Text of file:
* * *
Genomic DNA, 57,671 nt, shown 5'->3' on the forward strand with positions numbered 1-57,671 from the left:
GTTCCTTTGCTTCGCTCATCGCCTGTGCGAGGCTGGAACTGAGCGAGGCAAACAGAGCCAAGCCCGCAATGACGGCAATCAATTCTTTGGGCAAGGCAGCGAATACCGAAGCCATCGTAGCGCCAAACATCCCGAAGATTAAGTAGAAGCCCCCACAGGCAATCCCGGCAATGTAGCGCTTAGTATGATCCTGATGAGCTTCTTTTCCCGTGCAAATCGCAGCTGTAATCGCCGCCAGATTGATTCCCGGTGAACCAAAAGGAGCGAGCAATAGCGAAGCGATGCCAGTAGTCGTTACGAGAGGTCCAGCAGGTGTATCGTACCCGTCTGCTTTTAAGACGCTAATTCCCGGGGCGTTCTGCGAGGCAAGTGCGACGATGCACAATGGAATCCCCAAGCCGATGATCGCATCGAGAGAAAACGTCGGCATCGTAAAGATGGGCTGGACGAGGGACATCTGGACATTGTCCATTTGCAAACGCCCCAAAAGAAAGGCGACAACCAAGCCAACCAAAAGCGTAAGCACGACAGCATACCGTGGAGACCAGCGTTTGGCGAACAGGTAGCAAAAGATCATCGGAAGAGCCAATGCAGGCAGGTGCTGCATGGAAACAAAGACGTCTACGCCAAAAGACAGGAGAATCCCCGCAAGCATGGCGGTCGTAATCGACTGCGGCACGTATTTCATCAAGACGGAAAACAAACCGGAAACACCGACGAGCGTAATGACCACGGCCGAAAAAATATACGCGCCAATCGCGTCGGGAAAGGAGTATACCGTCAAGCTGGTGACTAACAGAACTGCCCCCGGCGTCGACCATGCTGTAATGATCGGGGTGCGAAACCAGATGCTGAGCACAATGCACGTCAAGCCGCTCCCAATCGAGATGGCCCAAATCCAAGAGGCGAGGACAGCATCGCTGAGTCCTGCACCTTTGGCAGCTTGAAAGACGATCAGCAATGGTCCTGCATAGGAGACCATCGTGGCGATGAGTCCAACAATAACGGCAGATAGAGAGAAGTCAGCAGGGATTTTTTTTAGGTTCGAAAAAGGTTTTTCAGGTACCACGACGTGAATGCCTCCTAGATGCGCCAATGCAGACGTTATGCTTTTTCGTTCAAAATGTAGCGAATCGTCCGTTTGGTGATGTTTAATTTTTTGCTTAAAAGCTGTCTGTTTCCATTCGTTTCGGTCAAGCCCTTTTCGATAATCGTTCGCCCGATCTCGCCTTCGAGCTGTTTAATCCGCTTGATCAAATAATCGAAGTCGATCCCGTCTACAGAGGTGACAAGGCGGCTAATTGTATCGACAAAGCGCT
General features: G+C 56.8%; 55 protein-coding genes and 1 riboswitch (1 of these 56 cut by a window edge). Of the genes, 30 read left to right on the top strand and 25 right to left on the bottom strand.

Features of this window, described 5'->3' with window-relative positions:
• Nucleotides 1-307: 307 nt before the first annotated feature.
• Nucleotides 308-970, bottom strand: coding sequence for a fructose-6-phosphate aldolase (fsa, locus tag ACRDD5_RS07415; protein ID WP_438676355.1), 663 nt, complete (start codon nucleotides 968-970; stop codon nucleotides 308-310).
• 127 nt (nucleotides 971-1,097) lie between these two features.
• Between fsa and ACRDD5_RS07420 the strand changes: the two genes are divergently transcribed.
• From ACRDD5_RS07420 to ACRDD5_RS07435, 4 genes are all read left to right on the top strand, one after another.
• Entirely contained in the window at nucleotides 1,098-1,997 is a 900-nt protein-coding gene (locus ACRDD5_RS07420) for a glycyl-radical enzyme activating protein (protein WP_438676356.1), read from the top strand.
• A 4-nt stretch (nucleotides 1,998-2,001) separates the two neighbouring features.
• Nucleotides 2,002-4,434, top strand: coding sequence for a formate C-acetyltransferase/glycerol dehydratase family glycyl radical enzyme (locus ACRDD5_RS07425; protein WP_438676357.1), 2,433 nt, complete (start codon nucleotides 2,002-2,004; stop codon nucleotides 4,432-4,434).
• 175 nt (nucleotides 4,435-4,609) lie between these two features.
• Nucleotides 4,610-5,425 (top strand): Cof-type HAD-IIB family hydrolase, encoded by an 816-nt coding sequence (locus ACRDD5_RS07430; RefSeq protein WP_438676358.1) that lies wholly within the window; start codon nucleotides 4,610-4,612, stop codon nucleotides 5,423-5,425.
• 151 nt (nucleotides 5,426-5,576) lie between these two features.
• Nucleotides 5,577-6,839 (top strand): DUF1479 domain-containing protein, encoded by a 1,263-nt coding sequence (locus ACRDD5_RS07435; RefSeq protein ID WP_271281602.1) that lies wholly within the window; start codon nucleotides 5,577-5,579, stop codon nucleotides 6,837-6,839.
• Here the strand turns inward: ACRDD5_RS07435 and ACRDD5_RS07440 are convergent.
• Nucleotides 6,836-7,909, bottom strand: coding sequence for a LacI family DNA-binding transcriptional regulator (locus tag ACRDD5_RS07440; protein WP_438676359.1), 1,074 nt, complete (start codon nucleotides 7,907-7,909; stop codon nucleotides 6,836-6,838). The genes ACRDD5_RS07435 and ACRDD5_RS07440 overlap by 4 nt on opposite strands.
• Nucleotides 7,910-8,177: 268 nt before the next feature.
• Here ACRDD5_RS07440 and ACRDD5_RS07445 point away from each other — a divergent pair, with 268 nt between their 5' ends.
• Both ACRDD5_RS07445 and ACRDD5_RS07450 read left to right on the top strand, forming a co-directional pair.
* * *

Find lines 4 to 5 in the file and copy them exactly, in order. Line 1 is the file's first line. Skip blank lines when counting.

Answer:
Features of this window, described 5'->3' with window-relative positions:
• Nucleotides 1-307: 307 nt before the first annotated feature.